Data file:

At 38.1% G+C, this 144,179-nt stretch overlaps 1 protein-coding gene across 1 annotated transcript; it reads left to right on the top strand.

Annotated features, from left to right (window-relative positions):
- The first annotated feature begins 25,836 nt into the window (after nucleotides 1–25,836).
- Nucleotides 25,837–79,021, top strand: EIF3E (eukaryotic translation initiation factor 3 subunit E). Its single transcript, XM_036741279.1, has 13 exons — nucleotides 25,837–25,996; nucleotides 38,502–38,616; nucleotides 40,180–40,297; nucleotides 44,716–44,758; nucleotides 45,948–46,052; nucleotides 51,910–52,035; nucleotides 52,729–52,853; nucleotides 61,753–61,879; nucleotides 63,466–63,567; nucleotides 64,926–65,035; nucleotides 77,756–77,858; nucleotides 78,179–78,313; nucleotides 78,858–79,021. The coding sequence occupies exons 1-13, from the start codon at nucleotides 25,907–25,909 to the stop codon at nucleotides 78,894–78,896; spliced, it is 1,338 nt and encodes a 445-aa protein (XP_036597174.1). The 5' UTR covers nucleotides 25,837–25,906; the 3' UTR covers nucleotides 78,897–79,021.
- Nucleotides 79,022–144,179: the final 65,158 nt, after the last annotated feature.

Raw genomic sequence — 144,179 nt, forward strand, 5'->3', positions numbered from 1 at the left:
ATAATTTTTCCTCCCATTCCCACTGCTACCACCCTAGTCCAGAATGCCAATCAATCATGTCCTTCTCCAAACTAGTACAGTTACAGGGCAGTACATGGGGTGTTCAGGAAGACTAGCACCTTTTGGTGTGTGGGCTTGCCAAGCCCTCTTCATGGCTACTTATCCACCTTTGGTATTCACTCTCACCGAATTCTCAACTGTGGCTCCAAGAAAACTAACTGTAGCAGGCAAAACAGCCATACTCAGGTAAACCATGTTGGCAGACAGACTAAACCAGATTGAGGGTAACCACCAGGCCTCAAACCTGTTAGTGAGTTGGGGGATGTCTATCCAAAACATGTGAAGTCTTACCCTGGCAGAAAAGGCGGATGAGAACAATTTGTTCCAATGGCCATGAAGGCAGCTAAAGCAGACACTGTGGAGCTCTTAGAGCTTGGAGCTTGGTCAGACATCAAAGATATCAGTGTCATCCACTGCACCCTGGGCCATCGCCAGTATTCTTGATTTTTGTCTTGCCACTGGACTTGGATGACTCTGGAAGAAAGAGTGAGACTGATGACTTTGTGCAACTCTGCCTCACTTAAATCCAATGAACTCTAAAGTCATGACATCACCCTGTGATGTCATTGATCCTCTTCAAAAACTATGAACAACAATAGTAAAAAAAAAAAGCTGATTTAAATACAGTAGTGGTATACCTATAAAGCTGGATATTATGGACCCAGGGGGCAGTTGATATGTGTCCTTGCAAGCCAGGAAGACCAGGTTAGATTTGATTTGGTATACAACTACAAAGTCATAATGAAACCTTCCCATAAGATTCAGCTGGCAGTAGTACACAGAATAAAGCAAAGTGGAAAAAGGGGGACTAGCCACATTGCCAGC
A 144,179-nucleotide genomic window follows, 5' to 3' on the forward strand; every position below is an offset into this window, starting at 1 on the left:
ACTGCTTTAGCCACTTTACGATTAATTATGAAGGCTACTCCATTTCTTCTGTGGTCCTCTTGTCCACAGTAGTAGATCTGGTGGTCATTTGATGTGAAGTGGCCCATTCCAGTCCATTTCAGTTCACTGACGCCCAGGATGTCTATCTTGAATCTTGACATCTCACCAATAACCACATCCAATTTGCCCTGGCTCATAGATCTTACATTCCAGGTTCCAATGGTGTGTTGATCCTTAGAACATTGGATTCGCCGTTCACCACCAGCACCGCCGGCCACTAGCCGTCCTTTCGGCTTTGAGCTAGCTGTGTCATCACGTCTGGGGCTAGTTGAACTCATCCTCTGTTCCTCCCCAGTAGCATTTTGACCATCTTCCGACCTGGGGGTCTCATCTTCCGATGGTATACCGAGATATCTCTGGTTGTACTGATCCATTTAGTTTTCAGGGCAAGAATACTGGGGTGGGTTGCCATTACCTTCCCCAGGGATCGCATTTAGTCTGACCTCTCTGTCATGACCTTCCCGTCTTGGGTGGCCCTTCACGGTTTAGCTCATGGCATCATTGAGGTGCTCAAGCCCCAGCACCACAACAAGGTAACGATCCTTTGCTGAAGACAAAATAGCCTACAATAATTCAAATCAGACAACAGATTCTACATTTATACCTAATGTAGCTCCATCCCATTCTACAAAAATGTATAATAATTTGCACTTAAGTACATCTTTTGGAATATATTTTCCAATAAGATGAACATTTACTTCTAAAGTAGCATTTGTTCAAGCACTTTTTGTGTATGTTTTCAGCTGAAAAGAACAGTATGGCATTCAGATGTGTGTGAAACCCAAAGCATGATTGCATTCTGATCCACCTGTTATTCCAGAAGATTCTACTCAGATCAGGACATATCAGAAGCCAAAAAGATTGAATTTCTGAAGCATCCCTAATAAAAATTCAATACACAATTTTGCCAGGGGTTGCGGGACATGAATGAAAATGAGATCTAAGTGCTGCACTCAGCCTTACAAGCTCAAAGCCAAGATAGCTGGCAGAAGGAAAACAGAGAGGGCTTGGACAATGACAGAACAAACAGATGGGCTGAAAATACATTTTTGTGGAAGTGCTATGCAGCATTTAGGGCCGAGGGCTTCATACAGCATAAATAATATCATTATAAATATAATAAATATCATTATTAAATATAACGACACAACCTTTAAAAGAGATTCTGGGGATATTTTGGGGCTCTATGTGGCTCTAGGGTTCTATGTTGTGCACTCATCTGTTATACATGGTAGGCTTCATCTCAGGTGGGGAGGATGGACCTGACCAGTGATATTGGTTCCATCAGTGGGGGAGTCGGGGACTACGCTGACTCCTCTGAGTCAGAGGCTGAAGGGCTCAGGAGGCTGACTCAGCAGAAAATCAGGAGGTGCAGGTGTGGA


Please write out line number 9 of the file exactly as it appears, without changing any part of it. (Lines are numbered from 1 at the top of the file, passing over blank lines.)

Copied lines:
ACTGCTTTAGCCACTTTACGATTAATTATGAAGGCTACTCCATTTCTTCTGTGGTCCTCTTGTCCACAGTAGTAGATCTGGTGGTCATTTGATGTGAAGTGGCCCATTCCAGTCCATTTCAGTTCACTGACGCCCAGGATGTCTATCTTGAATCTTGACATCTCACCAATAACCACATCCAATTTGCCCTGGCTCATAGATCTTACATTCCAGGTTCCAATGGTGTGTTGATCCTTAGAACATTGGATTCGCCGTTCACCACCAGCACCGCCGGCCACTAGCCGTCCTTTCGGCTTTGAGCTAGCTGTGTCATCACGTCTGGGGCTAGTTGAACTCATCCTCTGTTCCTCCCCAGTAGCATTTTGACCATCTTCCGACCTGGGGGTCTCATCTTCCGATGGTATACCGAGATATCTCTGGTTGTACTGATCCATTTAGTTTTCAGGGCAAGAATACTGGGGTGGGTTGCCATTACCTTCCCCAGGGATCGCATTTAGTCTGACCTCTCTGTCATGACCTTCCCGTCTTGGGTGGCCCTTCACGGTTTAGCTCATGGCATCATTGAGGTGCTCAAGCCCCAGCACCACAACAAGGTAACGATCCTTTGCTGAAGACAAAATAGCCTACAATAATTCAAATCAGACAACAGATTCTACATTTATACCTAATGTAGCTCCATCCCATTCTACAAAAATGTATAATAATTTGCACTTAAGTACATCTTTTGGAATATATTTTCCAATAAGATGAACATTTACTTCTAAAGTAGCATTTGTTCAAGCACTTTTTGTGTATGTTTTCAGCTGAAAAGAACAGTATGGCATTCAGATGTGTGTGAAACCCAAAGCATGATTGCATTCTGATCCACCTGTTATTCCAGAAGATTCTACTCAGATCAGGACATATCAGAAGCCAAAAAGATTGAATTTCTGAAGCATCCCTAATAAAAATTCAATACACAATTTTGCCAGGGGTTGCGGGACATGAATGAAAATGAGATCTAAGTGCTGCACTCAGCCTTACAAGCTCAAAGCCAAGATAGCTGGCAGAAGGAAAACAGAGAGGGCTTGGACAATGACAGAACAAACAGATGGGCTGAAAATACATTTTTGTGGAAGTGCTATGCAGCATTTAGGGCCGAGGGCTTCATACAGCATAAATAATATCATTATAAATATAATAAATATCATTATTAAATATAACGACACAACCTTTAAAAGAGATTCTGGGGATATTTTGGGGCTCTATGTGGCTCTAGGGTTCTATGTTGTGCACTCATCTGTTATACATGGTAGGCTTCATCTCAGGTGGGGAGGATGGACCTGACCAGTGATATTGGTTCCATCAGTGGGGGAGTCGGGGACTACGCTGACTCCTCTGAGTCAGAGGCTGAAGGGCTCAGGAGGCTGACTCAGCAGAAAATCAGGAGGTGCAGGTGTGGA